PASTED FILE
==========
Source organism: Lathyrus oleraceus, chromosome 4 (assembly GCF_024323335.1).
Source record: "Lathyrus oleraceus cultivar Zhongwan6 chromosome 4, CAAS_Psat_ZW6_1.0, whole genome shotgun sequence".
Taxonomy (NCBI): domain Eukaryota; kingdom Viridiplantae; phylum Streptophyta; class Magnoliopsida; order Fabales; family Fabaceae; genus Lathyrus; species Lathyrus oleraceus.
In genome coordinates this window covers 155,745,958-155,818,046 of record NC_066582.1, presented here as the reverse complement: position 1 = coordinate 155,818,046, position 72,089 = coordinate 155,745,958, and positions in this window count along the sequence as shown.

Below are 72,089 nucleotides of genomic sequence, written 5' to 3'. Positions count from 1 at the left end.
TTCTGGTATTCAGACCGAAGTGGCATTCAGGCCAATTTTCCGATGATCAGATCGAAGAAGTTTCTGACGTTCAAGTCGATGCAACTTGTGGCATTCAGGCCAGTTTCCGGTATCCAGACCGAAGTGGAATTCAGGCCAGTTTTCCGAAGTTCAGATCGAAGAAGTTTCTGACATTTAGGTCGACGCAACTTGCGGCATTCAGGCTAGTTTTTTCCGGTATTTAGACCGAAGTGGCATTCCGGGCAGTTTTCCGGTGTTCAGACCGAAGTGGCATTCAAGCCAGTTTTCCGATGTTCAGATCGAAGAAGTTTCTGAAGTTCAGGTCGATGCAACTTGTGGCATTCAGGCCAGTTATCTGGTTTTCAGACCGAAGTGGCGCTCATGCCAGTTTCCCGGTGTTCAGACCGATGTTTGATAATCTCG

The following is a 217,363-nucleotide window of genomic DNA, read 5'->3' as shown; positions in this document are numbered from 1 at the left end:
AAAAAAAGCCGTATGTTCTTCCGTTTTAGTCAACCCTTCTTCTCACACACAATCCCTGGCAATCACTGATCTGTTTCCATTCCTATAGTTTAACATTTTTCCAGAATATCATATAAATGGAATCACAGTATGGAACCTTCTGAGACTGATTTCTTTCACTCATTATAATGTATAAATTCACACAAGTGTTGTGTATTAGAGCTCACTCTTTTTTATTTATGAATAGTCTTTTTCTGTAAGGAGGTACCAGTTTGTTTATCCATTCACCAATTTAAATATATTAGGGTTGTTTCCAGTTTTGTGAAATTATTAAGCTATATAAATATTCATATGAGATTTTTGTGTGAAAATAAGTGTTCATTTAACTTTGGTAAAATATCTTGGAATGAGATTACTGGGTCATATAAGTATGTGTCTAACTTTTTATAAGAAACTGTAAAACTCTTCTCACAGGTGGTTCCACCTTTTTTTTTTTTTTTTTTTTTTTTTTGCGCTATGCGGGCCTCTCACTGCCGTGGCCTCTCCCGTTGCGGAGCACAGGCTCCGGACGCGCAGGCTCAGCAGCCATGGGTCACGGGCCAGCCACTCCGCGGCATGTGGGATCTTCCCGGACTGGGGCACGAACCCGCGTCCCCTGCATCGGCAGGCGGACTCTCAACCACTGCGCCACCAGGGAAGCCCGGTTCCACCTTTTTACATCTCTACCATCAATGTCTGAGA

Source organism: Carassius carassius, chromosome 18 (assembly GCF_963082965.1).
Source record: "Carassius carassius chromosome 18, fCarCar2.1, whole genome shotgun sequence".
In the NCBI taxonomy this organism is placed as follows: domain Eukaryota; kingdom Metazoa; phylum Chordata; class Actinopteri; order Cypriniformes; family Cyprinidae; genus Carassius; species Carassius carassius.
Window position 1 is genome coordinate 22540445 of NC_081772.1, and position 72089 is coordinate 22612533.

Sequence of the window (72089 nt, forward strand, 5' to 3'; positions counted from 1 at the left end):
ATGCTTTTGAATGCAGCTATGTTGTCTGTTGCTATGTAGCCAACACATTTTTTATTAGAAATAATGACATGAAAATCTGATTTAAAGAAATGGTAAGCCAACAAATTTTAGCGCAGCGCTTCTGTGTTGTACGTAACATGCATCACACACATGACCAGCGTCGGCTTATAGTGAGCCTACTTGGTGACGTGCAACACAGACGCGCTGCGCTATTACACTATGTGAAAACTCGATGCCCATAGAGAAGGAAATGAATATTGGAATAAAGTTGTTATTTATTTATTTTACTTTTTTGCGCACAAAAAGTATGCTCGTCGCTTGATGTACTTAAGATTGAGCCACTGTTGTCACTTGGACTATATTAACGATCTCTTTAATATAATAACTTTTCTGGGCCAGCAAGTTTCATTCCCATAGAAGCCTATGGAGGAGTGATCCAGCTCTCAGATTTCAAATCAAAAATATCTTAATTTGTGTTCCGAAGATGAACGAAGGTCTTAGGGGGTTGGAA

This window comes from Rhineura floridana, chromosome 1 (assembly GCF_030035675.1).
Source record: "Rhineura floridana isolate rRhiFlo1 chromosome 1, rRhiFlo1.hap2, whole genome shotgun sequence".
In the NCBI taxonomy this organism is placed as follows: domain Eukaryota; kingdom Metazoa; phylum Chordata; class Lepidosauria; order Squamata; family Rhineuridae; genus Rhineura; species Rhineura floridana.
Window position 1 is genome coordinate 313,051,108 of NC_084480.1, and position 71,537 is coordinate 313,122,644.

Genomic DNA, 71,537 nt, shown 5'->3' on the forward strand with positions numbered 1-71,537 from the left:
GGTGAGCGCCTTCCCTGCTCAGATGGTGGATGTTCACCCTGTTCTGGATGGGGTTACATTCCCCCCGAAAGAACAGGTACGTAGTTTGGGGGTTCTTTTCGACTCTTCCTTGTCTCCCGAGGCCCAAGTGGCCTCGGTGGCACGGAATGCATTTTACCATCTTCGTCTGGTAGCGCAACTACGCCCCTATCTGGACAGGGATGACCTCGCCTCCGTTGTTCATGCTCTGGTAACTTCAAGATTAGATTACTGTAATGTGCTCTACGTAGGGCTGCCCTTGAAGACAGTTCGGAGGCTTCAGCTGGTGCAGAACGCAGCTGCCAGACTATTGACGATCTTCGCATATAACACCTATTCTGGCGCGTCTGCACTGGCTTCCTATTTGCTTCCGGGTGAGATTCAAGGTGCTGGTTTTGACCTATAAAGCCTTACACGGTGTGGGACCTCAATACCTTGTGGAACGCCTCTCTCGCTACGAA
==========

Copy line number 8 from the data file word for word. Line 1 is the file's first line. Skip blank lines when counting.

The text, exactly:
AAAAAAAGCCGTATGTTCTTCCGTTTTAGTCAACCCTTCTTCTCACACACAATCCCTGGCAATCACTGATCTGTTTCCATTCCTATAGTTTAACATTTTTCCAGAATATCATATAAATGGAATCACAGTATGGAACCTTCTGAGACTGATTTCTTTCACTCATTATAATGTATAAATTCACACAAGTGTTGTGTATTAGAGCTCACTCTTTTTTATTTATGAATAGTCTTTTTCTGTAAGGAGGTACCAGTTTGTTTATCCATTCACCAATTTAAATATATTAGGGTTGTTTCCAGTTTTGTGAAATTATTAAGCTATATAAATATTCATATGAGATTTTTGTGTGAAAATAAGTGTTCATTTAACTTTGGTAAAATATCTTGGAATGAGATTACTGGGTCATATAAGTATGTGTCTAACTTTTTATAAGAAACTGTAAAACTCTTCTCACAGGTGGTTCCACCTTTTTTTTTTTTTTTTTTTTTTTTTTGCGCTATGCGGGCCTCTCACTGCCGTGGCCTCTCCCGTTGCGGAGCACAGGCTCCGGACGCGCAGGCTCAGCAGCCATGGGTCACGGGCCAGCCACTCCGCGGCATGTGGGATCTTCCCGGACTGGGGCACGAACCCGCGTCCCCTGCATCGGCAGGCGGACTCTCAACCACTGCGCCACCAGGGAAGCCCGGTTCCACCTTTTTACATCTCTACCATCAATGTCTGAGA